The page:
• Establish baseline of functioning for systematic comparisons across time
    • Measure the cognitive or behavioral impact of rehabilitation, pharmacological, surgical or therapeutic interventions
  • What is the Purpose of a Neuropsychological Evaluation?
    • Help formulate appropriate treatment plans
    • Guide remedial educational or vocational rehabilitation programs
    • Predict individual's ability to achieve success in particular settings
    • Needs for settings to accommodate to the individual versus individuals' ability to adapt to the setting
  • Left Right Anterior Posterior
  • Anterior - Posterior Axis
    • Anterior Systems  --  Posterior Systems
        • Anticipates - Receives
        • Selects Goals - Encodes
        • Organizes/ Plans - Stores
        • Orchestrates - Structure
        • Organization - Knowledge Base
        • Monitors
        • Modulates
    • <----> Complimentary Relationship
  • Lateral Axis
    • Left Hemisphere Systems
    • Preferentially involved with:
    • Building blocks of language
    • Parts of complex materials
    • Temporal processing
    • Processing unimodal, codable information
    • Executive of discrete motor
    • Right Hemisphere Systems
    • Preferentially involved with:
    • Spatial information
    • Relationship between parts
    • Configuration of complex
    • Processing multi-modal novel information
    • Emotional tone in speech
    <-->
  • Domains of Neuropsychological Functioning
    • General cognitive functioning
    • Attention
    • Executive-regulatory function
    • Language
    • Visual/Nonverbal processing
    • Memory& Learning
    • Sensory and Motor
    • Academics
    • Social & emotional
  • What are the Potential Neuropsychological Implications of Damage to the White Matter?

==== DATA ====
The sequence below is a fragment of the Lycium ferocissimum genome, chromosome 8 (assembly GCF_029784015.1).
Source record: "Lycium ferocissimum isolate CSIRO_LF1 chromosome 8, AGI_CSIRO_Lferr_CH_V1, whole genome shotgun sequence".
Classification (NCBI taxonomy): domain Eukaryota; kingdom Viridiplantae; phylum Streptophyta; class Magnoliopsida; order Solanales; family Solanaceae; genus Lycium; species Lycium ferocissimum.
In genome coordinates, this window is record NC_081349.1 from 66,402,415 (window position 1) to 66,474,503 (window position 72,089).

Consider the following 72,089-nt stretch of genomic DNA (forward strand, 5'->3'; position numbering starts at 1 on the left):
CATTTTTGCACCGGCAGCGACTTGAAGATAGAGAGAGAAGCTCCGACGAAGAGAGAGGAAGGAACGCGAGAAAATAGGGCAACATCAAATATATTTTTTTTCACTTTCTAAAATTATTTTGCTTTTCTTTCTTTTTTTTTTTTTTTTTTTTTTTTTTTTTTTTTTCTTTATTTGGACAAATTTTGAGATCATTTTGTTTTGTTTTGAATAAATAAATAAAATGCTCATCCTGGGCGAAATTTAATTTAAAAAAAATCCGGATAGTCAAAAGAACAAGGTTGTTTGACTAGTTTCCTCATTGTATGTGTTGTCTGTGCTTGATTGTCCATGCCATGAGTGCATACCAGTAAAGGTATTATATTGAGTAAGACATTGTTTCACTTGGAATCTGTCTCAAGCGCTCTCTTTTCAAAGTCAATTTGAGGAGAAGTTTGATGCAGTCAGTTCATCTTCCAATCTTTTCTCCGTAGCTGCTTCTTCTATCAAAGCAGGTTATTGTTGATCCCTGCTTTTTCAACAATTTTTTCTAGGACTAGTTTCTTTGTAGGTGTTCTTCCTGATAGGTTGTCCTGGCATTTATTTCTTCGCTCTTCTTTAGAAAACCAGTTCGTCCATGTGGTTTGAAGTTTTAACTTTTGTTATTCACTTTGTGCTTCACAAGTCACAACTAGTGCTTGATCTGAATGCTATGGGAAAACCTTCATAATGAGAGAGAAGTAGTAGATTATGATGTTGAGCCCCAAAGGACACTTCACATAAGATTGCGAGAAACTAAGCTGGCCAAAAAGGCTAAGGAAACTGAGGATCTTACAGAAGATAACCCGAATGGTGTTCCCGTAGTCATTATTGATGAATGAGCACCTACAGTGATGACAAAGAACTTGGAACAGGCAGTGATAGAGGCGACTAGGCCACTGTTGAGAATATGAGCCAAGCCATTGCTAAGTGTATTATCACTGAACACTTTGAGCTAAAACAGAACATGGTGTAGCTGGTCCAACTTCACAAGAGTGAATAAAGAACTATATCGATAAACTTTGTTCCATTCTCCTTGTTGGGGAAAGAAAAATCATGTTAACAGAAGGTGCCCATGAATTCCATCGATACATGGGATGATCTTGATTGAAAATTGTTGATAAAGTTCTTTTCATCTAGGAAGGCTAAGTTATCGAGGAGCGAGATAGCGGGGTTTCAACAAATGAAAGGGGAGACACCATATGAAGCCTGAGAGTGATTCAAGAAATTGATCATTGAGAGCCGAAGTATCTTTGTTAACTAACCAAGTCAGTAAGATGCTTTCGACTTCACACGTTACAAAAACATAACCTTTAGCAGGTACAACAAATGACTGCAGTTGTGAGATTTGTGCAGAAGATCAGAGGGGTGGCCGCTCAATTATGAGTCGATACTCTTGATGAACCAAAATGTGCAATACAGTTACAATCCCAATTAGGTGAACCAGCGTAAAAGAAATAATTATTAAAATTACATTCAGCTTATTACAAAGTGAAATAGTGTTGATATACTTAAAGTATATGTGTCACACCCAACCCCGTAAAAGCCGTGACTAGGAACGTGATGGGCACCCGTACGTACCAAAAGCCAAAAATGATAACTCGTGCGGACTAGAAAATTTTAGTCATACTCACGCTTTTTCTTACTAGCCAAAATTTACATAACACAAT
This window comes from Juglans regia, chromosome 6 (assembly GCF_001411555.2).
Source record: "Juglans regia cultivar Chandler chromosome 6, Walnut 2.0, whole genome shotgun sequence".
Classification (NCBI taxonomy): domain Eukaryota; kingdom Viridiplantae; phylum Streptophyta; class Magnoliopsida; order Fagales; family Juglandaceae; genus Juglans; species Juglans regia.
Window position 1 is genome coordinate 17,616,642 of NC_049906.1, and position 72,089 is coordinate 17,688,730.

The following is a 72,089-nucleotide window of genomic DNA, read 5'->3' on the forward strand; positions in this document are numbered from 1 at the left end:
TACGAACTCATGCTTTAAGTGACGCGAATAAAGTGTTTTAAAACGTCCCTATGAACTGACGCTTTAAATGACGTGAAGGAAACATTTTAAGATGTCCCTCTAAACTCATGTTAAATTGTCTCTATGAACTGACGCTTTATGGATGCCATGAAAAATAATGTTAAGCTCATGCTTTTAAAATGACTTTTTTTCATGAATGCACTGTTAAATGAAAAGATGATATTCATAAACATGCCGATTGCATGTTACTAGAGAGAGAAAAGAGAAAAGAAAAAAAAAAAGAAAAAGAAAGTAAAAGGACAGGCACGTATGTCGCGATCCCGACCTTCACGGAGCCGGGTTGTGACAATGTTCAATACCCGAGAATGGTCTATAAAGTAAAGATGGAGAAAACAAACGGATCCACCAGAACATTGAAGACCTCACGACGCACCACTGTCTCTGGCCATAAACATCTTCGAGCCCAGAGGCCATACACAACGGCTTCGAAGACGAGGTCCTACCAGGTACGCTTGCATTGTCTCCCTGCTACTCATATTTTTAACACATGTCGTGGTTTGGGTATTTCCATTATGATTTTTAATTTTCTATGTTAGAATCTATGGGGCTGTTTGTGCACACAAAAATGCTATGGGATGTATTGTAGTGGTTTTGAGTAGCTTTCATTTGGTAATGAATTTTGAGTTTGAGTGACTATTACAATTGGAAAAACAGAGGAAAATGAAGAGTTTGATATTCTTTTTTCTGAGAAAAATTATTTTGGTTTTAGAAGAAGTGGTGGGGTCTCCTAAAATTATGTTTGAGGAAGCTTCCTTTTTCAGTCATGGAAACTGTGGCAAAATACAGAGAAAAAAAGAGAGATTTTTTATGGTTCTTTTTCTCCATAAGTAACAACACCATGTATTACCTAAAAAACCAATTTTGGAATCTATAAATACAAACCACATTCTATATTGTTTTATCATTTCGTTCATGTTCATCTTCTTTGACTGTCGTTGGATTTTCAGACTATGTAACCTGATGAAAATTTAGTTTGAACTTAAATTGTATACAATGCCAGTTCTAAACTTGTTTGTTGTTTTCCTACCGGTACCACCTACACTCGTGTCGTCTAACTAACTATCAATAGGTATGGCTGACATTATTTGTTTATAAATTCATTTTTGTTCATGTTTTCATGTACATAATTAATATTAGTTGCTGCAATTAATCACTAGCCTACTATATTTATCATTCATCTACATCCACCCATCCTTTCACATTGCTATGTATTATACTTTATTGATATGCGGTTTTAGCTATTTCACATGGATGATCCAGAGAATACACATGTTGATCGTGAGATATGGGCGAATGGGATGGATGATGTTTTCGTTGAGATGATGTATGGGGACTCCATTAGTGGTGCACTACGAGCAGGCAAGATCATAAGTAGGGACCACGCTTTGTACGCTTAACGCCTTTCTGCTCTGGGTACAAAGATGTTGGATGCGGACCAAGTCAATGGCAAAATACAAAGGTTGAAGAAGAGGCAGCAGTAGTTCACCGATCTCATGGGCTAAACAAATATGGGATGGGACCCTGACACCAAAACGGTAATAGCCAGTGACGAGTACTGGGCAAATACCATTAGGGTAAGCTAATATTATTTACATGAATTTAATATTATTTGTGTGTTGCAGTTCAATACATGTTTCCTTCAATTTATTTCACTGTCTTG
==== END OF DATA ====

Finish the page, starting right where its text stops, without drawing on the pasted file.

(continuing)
• Impaired executive functions
    • Slowed speed of processing
    • Impaired spatial processing
    • Impaired coordination
    • Dysarthric speech
    • Depressed mood
    • Cummings, 1990
  • What are the Executive Functions?
    • An “umbrella” term, encompassing… those interrelated skills necessary for purposeful, goal-directed activity” ( Anderson, 1998)
    • “ Capacities that enable a person to engage successfully in independent, purposeful, self-serving behaviors” (Lezak, 1993)
  • Role of the Executive
    • Conductor of the orchestra&quot;
    • “ CEO of the corporation”
    • “ General of the army”
    • “ Domain general processes”
  • Executive Functions as the “Conductor of the Orchestra”
  • Functions of the “Conductor” 1. Initiate goal-oriented action 2. Working Memory 3. Plan & Organize 4. Self-monitor & evaluate 5. Inhibit 6. Flexibility 7. Emotional regulation 8. Self-awareness
  • Functional Domains of The Executive
      • Inhibit - stop an action or not react to impulse
      • Shift - move from one task or situation to another
      • Emotional Control - regulate emotional response
      • Initiate - begin task, activity, attention
      • Working Memory - hold information actively in mind
      • Plan - anticipate future events and develop steps
      • Organize - establish, maintain order
      • Self-monitor - attend to behavior/output; revise
    • Functions of the “Orchestra”
    • 1. Perception
    • 2. Conceptual thinking
    • 3. Language processes
    • 3. Visual-spatial processes
    • 4. Memory
    • 5. Sensory inputs
    • 6. Motor outputs
    • 7. Emotion
    • 8. Knowledge & skills
      • social
      • non-social
  • Functions of the “Conductor” 1. Initiate goal-oriented action 2. Working Memory 3. Plan & Organize 4. Self-monitor & evaluate 5. Inhibit 6. Flexibility 7. Emotional regulation 8. Self-awareness
    • Functions of the “Orchestra”
    • 1. Perception